the hexacopter’s center of mass and its orientation is given
by the three Euler angles namely; roll angle (ϕ), yaw angle
(Ψ) and pitch angle (θ).
The main aim of this paper is to derive an accurate and
detailed mathematical model of the hexarotor unmanned
aerial vehicle (UAV), develop linear and nonlinear control
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Impact Factor value: 5.181
Fig -1: Body fixed frame and earth inertial frame of
hexacopter [2]
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e-ISSN: 2395 -0056
Volume: 04 Issue: 03 | Mar -2017
p-ISSN: 2395-0072
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The position of the hexacopter in the earth frame of
reference is given by the vector ξ = [x y z] T and the Euler
angles form a vector given as η = [ϕ θ Ψ] T.
where, Ux = cos cos sin   sin  sin
Uy = cos sin  sin  sin  cos
The following rotational matrix R gives the
transformation from the body fixed frame to the earth
frame: [3]
Table -1: Parameters used in hexacopter dynamics
cos cos cos sin  sin   cos sin cos cos sin   sin  sin 


R = cos sin cos cos  sin  sin  sin cos sin  sin  cos sin 


  sin 

cos sin 
cos cos
Jxx
Jyy
Jzz
I
Jr
m
Kf
Kt
(1)
2.2 Hexacopter Model
The translational and rotational motion of the hexacopter
body frame is given as follows: [4]
3. PID CONTROLLER
PID (proportional-integral-derivative) is a control loop
feedback mechanism, which calculates an error that is the
difference between an actual value and a desired value. It
tries to remove or minimize this error by adjusting the
input. PID controller is required in the hexacopter in order
to make stable, operative and autonomous. If a PID is not
used then on application of a throttle, the hexacopter will
reach the desired position but instead of being stable, it’ll
keep oscillating around that point in space. The reason for
using A PID controller over a PI controller is that a PID
gives a better response and the speed of response is also
greater than that of a PI.
2.2.1 Translational dynamics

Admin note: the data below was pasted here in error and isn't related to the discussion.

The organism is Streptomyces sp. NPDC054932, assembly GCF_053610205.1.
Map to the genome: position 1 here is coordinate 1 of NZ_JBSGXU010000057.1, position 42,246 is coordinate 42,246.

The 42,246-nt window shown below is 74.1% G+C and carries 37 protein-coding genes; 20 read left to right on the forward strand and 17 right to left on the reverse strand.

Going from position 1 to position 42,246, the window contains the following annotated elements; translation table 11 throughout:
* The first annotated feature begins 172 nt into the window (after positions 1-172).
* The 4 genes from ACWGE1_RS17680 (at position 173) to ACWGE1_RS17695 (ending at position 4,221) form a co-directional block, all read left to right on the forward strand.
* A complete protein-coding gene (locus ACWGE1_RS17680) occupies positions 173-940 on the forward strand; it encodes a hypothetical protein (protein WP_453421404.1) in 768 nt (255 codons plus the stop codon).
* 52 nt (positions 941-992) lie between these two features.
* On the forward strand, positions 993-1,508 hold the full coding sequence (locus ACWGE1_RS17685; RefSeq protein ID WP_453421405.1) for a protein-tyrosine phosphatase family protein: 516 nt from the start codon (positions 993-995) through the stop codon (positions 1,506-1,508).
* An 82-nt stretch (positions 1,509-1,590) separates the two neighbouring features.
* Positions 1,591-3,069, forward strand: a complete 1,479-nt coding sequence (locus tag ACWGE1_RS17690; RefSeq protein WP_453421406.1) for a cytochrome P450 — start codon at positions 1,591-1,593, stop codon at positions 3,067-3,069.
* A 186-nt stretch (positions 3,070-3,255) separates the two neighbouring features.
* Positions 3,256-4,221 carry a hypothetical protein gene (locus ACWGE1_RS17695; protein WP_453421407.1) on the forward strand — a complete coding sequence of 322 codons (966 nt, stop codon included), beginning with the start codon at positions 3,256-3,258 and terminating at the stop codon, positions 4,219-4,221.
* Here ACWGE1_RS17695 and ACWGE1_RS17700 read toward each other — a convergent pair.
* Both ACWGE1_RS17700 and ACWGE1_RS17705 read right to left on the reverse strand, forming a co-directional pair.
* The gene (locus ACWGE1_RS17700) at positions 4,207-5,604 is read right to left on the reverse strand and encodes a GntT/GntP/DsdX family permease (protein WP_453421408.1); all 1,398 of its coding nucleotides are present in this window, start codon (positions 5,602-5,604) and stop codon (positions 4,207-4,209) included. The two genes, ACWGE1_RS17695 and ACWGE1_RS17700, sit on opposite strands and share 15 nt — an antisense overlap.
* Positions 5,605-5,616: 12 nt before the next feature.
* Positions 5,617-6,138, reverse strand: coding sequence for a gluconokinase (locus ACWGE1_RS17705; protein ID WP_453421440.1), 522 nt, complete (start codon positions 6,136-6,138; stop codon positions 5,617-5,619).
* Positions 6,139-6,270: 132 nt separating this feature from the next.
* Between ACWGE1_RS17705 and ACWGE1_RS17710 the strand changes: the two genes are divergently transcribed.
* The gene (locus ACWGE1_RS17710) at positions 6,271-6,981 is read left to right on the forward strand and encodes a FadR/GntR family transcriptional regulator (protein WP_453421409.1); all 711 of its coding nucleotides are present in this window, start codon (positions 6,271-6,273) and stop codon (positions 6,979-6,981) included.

The equations for the translational motion are given as:
ẍ = 1/m ( cosj cosy sinq +sin j sin y ) U1-kftx ẋ/m
ÿ = 1/m ( cosj sinq sin y -sin j cosy ) U1-kfty ẏ/m
(2)
ž= 1/m ( cosq cosj ) U1-kftz ż/m-g
2.2.2 Rotational dynamics
The equations for the rotational motion are given as:
J xx    ( J yy  J zz ) K fax 2  J r r  lU
J   ( J  J ) K  2  J    lU
yy
zz
xx
fay
r
r

J zz   ( J xx  J yy ) K faz  2  lU
There are three control algorithms in a PID controller,
they are P, I, and D. P depends on the present error and
reduces the rise time and the steady state error; I depends
on the accumulation of past errors and eliminates the
steady state error; while D is a prediction of future errors
based on the current rate of change. It increases the
stability of the system and also improves the transient
response.
(3)
2.2.3 Total system dynamics
The main purpose of the PID controller is to force the
Euler angles to follow desired trajectories. The objective in
PID controller design is to adjust the gains to arrive at an
acceptable degree of tracking performance in Euler angles.
[1]
2nd
The
order diffrential equations for the hexacopter’s
position and attitude are thus obtained and can be written
as the following equations:
1
  [ J yy  J zz   K fax  2  J r  r  lU  ]
J xx
1 
 
[  ( J zz  J xx )]  K fay  2  J r  r   lU  ]
J yy
ẍ=-
ẋ+
Ux U1
ÿ=-
ẏ+
Uy U1
ž=-
ż–g+
The block diagram for a PID controller is shown below:
(4)
Fig -2: PID Controller Block diagram
cos cos
Moment arm
Rotor inertia
Hexarotor mass
Aerodynamic force constant
Aerodynamic translational coefficient
|
U1
Impact Factor value: 5.181
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International Research Journal of Engineering and Technology (IRJET)
e-ISSN: 2395 -0056
Volume: 04 Issue: 03 | Mar -2017
p-ISSN: 2395-0072
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velocities the inverse of the matrix (8) is taken, to give the